Affective Disorders (Mood Disorders)

Written by Mary Ellen Ellis
Medically Reviewed by George Krucik, MD, MBA on May 30, 2013

Affective Disorders Overview

Affective disorders are a set of psychiatric diseases, also called mood disorders. The main types of affective disorders are depression, bipolar disorder, and anxiety disorder. Symptoms vary by individual, but they typically affect mood. They can range from mild to severe.

A psychiatrist or other trained mental health professional can diagnose an affective disorder. This is done with a psychiatric evaluation. Affective disorders can be disruptive to your life. However, there are effective treatments available, including both medication and psychotherapy.

Types of Affective Disorders

The three main types of affective disorders are: depression, bipolar disorder, and anxiety disorder. Each includes subtypes and variations in severity.

Depression

Depression, or major depressive disorder, is characterized by feelings of extreme sadness and hopelessness. It is more than simply feeling down for a day or two. If you have depression, you may experience episodes that last for several days or even weeks. A milder form of depression is called dysthymia.

Bipolar Disorder

Bipolar disorder means having periods of depression, and periods of mania. Mania is when you feel extremely positive and active. This may sound good, but mania also makes you feel irritable, aggressive, impulsive, and even delusional. There are different types of bipolar, classified by the severity of depression and mania, as well as by how often mood swings occur.

Anxiety Disorders

There are several different types of anxiety disorders. All are characterized by feelings of nervousness, anxiety, and even fear. They are:

  • social anxiety: anxiety caused by social situations
  • post-traumatic stress disorder: anxiety, fear, and flashbacks caused by a traumatic event
  • generalized anxiety disorder: anxiousness and fear in general, with no particular cause
  • panic disorder: anxiety that causes panic attacks
  • obsessive-compulsive disorder: obsessive thoughts that cause anxiety and compulsive actions

Symptoms of Affective Disorders

The symptoms of affective disorders can vary greatly. There are some common signs, however, for each of the three main types.

Depression

  • prolonged sadness
  • irritability or anxiety
  • lethargy and lack of energy
  • lack of interest in normal activities
  • major changes in eating and sleeping habits
  • difficulty concentrating
  • feelings of guilt
  • aches and pains that have no physical explanation
  • suicidal thoughts

Bipolar Disorder

  • unusual and chronic mood swings
  • during depression, symptoms similar to those for major depressive disorder
  • during mania, less sleep and feelings of exaggerated self-confidence, irritability, aggression, self-importance, impulsiveness, recklessness, or in severe cases delusions or hallucinations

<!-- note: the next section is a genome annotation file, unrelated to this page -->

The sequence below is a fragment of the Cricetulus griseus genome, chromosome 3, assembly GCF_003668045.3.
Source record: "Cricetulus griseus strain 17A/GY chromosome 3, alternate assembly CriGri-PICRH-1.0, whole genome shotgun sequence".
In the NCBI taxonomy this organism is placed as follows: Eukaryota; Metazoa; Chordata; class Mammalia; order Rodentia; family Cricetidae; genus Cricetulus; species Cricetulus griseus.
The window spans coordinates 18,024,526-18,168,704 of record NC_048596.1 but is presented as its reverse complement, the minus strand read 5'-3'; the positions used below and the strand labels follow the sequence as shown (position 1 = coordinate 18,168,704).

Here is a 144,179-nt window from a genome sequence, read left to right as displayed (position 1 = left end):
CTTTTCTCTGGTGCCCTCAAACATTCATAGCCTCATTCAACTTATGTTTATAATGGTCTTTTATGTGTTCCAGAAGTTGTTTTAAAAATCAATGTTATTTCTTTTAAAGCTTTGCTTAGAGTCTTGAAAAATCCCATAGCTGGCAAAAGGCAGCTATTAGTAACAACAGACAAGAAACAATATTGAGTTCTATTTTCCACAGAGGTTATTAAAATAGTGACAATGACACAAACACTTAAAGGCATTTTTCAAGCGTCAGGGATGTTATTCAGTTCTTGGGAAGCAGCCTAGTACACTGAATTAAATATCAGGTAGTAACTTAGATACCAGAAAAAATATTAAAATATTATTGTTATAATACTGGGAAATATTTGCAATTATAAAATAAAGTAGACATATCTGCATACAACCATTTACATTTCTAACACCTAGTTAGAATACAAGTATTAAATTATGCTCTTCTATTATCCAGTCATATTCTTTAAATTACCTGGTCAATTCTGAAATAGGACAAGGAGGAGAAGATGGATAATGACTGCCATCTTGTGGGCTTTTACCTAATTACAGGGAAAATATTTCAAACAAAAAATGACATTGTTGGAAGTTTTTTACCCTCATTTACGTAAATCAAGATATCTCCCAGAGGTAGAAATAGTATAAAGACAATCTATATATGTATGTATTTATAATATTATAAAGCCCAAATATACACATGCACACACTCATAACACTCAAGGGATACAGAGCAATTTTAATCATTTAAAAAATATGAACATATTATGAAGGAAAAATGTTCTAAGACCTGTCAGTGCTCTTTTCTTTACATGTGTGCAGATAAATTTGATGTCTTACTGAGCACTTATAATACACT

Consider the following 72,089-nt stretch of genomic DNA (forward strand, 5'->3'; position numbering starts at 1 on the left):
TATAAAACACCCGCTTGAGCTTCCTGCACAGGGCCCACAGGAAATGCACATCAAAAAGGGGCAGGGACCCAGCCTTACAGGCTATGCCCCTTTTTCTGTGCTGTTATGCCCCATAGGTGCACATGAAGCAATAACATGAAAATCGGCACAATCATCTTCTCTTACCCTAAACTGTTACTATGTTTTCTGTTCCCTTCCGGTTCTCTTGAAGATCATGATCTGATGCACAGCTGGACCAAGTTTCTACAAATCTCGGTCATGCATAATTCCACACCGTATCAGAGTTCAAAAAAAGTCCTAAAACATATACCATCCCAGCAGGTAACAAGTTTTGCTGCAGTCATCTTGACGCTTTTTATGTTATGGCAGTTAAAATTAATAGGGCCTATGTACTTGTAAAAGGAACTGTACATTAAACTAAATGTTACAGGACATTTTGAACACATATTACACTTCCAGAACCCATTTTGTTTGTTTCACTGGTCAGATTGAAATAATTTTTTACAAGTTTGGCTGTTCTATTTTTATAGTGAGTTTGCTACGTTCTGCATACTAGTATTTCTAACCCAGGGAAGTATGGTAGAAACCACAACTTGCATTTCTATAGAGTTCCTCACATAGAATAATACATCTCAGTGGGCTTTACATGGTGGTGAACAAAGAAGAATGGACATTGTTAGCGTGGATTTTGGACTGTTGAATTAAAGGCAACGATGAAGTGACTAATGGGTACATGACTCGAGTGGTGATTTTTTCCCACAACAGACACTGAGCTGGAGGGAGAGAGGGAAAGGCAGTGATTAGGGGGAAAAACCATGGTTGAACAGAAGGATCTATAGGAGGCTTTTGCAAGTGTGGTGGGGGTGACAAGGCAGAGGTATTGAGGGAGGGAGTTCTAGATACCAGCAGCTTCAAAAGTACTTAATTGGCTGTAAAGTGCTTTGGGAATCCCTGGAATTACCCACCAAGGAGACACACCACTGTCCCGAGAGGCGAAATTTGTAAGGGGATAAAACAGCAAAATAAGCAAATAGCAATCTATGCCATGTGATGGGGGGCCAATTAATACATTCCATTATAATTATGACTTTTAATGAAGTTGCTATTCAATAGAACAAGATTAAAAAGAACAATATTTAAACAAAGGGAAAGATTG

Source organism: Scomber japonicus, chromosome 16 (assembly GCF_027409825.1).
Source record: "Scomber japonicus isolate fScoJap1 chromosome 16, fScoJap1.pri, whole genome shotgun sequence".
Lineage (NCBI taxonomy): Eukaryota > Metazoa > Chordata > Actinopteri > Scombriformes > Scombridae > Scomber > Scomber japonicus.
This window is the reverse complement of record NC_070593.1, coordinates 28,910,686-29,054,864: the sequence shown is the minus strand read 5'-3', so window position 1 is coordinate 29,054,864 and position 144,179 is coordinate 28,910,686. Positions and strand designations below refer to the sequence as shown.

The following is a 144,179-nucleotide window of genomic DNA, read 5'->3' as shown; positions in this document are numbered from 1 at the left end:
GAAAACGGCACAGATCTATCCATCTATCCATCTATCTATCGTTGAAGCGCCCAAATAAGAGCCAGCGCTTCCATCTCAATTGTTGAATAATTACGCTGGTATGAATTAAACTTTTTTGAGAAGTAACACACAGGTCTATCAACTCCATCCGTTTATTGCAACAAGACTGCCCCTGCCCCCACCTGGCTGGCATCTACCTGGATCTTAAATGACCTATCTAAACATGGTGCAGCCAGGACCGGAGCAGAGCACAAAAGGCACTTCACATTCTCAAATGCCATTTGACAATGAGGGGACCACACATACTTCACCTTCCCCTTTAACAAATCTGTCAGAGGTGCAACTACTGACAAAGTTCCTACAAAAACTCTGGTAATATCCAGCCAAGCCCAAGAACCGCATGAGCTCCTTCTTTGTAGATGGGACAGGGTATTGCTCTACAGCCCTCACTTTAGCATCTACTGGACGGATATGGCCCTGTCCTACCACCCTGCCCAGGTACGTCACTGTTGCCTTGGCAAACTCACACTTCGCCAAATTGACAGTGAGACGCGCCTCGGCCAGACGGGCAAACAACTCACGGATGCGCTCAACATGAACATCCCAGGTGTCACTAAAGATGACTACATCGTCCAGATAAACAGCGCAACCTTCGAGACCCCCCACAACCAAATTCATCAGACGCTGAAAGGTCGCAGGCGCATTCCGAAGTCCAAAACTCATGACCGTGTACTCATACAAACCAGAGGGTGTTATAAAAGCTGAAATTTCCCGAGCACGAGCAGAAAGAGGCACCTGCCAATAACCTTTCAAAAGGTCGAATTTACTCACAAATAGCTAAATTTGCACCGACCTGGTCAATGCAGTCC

Anxiety Disorders

  • constant worry
  • obsessive thoughts
  • restlessness
  • trouble concentrating
  • trembling
  • irritability
  • difficulty sleeping
  • sweating
  • shortness of breath and rapid heart rate
  • nausea

Causes of Affective Disorders

The causes of affective disorders are not fully understood. Neurotransmitters, or brain chemicals, play a major role in affecting mood. When they are imbalanced in some way, or do not signal properly in the brain, an affective disorder can be the result. What causes the imbalance is not fully known.

Life events can trigger affective disorders. A traumatic event or personal loss can cause depression or another affective disorder, but it may not be permanent. Use of alcohol and drugs is also a risk factor.

There also seems to be a genetic factor. If someone in your family has one of these disorders, you are at a greater risk for developing one as well. This means that they are hereditary. However, you are not guaranteed to have an affective disorder just because a family member has one.

Diagnosis of Affective Disorders

There are no medical tests to diagnose affective disorders. To make a diagnosis, a psychiatrist or other trained mental health professional can give you a psychiatric evaluation. They follow set guidelines. Expect to be asked about your symptoms.

Treatments for Affective Disorders

There are two main treatments for affective disorders: medication and therapy. Treatment usually involves a combination of both. There are many different antidepressant medications available. You may need to try several before you find one that helps relieve your symptoms without too many side effects.

Psychotherapy in addition to medication is also an important part of treatment for affective disorders. It can help you learn to cope with your disorder and help change your behaviors that contribute to it.

Outlook for Affective Disorders

With appropriate and long-term treatment, the outlook for having an affective disorder is good. It is important to understand that, in most cases, these are chronic conditions that have to be treated over the long-term. While some cases are severe, most people with affective disorders who are using treatment can live a normal life. 

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